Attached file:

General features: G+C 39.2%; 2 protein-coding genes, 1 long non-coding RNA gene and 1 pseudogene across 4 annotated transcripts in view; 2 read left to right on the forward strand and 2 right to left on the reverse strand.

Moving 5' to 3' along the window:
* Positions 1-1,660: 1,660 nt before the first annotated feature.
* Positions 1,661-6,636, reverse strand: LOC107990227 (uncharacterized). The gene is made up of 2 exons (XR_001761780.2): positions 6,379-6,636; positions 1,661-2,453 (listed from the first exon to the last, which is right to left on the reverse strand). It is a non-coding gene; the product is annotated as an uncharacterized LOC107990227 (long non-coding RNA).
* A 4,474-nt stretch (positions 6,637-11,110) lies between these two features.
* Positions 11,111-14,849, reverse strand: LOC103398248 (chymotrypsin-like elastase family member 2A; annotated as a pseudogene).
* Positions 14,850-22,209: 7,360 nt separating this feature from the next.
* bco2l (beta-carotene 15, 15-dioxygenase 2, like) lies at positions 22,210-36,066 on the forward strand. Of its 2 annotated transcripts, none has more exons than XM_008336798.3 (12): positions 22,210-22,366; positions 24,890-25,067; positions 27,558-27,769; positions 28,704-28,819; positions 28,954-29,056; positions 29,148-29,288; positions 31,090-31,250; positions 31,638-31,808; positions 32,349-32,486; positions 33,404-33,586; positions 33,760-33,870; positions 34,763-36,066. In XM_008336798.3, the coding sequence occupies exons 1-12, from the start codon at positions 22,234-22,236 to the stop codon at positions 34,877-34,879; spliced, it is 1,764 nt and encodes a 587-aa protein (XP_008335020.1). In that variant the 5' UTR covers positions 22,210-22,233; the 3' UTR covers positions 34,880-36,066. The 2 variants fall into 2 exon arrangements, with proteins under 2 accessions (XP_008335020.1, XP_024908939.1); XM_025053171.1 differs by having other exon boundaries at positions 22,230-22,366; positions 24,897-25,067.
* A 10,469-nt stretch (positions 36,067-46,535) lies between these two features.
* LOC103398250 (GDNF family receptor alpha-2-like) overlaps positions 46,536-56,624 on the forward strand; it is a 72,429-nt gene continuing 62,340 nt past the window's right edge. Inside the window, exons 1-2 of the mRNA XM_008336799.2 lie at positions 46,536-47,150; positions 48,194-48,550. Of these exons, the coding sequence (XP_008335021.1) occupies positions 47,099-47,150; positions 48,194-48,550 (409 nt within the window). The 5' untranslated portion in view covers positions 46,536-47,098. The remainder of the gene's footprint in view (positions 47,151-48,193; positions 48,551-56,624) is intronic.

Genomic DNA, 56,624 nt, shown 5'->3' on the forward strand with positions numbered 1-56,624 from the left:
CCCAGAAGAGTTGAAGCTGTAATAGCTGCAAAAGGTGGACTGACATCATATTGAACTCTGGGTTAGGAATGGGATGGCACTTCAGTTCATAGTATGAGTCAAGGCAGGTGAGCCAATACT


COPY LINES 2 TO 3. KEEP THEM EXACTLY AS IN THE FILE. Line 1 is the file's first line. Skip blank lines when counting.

Moving 5' to 3' along the window:
* Positions 1-1,660: 1,660 nt before the first annotated feature.